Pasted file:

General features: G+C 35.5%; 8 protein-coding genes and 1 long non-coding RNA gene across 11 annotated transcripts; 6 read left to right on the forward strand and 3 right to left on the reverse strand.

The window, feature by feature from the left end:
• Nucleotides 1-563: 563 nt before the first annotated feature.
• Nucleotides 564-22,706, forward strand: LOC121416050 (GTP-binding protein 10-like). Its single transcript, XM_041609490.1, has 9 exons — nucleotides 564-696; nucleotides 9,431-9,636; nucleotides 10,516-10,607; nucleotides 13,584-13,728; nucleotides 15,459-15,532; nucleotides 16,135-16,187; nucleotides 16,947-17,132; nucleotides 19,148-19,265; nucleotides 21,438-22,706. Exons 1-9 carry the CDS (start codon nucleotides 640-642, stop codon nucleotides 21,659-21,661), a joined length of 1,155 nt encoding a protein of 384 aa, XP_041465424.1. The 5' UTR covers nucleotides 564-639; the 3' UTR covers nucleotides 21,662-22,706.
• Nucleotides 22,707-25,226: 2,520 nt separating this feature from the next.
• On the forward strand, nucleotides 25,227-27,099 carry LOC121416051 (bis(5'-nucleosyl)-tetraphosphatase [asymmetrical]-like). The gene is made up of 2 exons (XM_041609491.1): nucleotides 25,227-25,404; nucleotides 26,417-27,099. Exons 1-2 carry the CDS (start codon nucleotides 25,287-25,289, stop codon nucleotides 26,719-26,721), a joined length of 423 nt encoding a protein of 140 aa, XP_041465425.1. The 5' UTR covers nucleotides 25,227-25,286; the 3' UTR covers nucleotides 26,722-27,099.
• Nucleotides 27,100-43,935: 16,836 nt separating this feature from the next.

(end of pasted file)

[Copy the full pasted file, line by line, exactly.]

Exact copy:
General features: G+C 35.5%; 8 protein-coding genes and 1 long non-coding RNA gene across 11 annotated transcripts; 6 read left to right on the forward strand and 3 right to left on the reverse strand.

The window, feature by feature from the left end:
• Nucleotides 1-563: 563 nt before the first annotated feature.
• Nucleotides 564-22,706, forward strand: LOC121416050 (GTP-binding protein 10-like). Its single transcript, XM_041609490.1, has 9 exons — nucleotides 564-696; nucleotides 9,431-9,636; nucleotides 10,516-10,607; nucleotides 13,584-13,728; nucleotides 15,459-15,532; nucleotides 16,135-16,187; nucleotides 16,947-17,132; nucleotides 19,148-19,265; nucleotides 21,438-22,706. Exons 1-9 carry the CDS (start codon nucleotides 640-642, stop codon nucleotides 21,659-21,661), a joined length of 1,155 nt encoding a protein of 384 aa, XP_041465424.1. The 5' UTR covers nucleotides 564-639; the 3' UTR covers nucleotides 21,662-22,706.
• Nucleotides 22,707-25,226: 2,520 nt separating this feature from the next.
• On the forward strand, nucleotides 25,227-27,099 carry LOC121416051 (bis(5'-nucleosyl)-tetraphosphatase [asymmetrical]-like). The gene is made up of 2 exons (XM_041609491.1): nucleotides 25,227-25,404; nucleotides 26,417-27,099. Exons 1-2 carry the CDS (start codon nucleotides 25,287-25,289, stop codon nucleotides 26,719-26,721), a joined length of 423 nt encoding a protein of 140 aa, XP_041465425.1. The 5' UTR covers nucleotides 25,227-25,286; the 3' UTR covers nucleotides 26,722-27,099.
• Nucleotides 27,100-43,935: 16,836 nt separating this feature from the next.